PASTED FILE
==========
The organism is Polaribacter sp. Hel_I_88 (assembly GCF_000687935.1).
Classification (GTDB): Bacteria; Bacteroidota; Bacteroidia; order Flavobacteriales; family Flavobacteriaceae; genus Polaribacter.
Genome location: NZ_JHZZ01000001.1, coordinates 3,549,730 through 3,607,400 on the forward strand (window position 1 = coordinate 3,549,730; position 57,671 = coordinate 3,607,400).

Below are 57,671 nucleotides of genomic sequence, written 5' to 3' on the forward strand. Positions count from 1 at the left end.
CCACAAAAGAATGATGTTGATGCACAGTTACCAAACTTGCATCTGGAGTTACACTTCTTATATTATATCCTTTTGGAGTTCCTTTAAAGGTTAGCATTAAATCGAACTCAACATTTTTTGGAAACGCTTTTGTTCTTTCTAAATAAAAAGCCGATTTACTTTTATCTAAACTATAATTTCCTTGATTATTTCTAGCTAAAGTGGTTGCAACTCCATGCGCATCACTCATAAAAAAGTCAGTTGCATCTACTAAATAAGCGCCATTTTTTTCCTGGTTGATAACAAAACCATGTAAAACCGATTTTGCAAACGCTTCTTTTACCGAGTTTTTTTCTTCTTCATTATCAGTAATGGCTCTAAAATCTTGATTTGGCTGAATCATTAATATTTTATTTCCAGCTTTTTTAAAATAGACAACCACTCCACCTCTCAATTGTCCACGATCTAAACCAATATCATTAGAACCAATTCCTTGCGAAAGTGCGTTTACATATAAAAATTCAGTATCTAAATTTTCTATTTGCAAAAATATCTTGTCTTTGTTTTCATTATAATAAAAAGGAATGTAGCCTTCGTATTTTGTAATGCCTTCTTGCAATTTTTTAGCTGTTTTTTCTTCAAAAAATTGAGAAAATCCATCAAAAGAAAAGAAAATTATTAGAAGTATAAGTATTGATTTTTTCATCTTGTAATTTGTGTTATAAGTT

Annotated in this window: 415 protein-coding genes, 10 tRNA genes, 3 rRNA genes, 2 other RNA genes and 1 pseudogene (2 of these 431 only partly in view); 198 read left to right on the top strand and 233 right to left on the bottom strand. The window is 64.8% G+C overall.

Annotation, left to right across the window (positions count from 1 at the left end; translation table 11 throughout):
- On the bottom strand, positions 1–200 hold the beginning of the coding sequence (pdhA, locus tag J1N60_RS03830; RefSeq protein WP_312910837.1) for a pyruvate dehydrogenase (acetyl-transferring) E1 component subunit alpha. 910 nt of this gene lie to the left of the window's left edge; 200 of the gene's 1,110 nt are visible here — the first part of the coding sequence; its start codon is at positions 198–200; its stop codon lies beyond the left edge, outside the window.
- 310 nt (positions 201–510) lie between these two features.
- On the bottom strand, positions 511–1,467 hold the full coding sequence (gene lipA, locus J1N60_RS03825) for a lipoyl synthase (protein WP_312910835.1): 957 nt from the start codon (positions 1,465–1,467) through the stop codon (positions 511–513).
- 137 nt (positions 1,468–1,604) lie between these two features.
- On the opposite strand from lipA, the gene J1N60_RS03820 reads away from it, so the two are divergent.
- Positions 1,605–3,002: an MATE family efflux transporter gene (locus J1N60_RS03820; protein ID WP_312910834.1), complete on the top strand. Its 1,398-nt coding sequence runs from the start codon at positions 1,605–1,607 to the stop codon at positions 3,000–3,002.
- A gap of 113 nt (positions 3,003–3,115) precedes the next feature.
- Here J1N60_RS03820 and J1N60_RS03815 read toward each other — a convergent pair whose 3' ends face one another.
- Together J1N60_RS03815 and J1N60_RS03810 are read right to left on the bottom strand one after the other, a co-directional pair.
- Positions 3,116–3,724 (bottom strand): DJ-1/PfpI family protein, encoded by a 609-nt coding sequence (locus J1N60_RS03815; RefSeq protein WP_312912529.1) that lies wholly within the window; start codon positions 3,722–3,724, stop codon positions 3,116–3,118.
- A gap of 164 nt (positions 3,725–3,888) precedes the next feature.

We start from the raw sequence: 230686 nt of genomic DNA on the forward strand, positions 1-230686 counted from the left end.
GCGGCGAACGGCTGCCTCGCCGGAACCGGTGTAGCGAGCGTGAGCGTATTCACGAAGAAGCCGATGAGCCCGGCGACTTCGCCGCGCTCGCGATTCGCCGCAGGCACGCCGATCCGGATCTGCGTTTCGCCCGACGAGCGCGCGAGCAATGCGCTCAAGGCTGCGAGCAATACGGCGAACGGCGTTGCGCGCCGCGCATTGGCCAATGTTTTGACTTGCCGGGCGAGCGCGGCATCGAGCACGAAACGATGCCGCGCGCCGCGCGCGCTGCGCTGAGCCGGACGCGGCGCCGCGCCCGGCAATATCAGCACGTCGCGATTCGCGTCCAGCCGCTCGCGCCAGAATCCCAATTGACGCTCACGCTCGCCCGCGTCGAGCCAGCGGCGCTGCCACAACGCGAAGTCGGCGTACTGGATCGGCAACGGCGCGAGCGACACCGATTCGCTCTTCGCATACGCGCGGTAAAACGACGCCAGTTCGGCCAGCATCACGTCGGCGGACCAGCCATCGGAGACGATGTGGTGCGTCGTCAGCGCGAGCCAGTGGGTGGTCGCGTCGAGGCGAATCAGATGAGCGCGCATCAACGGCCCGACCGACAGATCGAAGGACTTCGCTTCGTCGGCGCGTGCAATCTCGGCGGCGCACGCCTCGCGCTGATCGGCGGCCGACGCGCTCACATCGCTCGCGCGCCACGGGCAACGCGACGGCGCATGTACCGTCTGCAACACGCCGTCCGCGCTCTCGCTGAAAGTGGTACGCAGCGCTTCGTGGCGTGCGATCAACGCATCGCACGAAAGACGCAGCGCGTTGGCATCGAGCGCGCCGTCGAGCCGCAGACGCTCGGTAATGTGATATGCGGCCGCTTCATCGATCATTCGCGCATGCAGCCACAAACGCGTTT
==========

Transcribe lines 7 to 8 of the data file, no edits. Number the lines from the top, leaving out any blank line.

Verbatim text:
Annotation, left to right across the window (positions count from 1 at the left end; translation table 11 throughout):
- On the bottom strand, positions 1–200 hold the beginning of the coding sequence (pdhA, locus tag J1N60_RS03830; RefSeq protein WP_312910837.1) for a pyruvate dehydrogenase (acetyl-transferring) E1 component subunit alpha. 910 nt of this gene lie to the left of the window's left edge; 200 of the gene's 1,110 nt are visible here — the first part of the coding sequence; its start codon is at positions 198–200; its stop codon lies beyond the left edge, outside the window.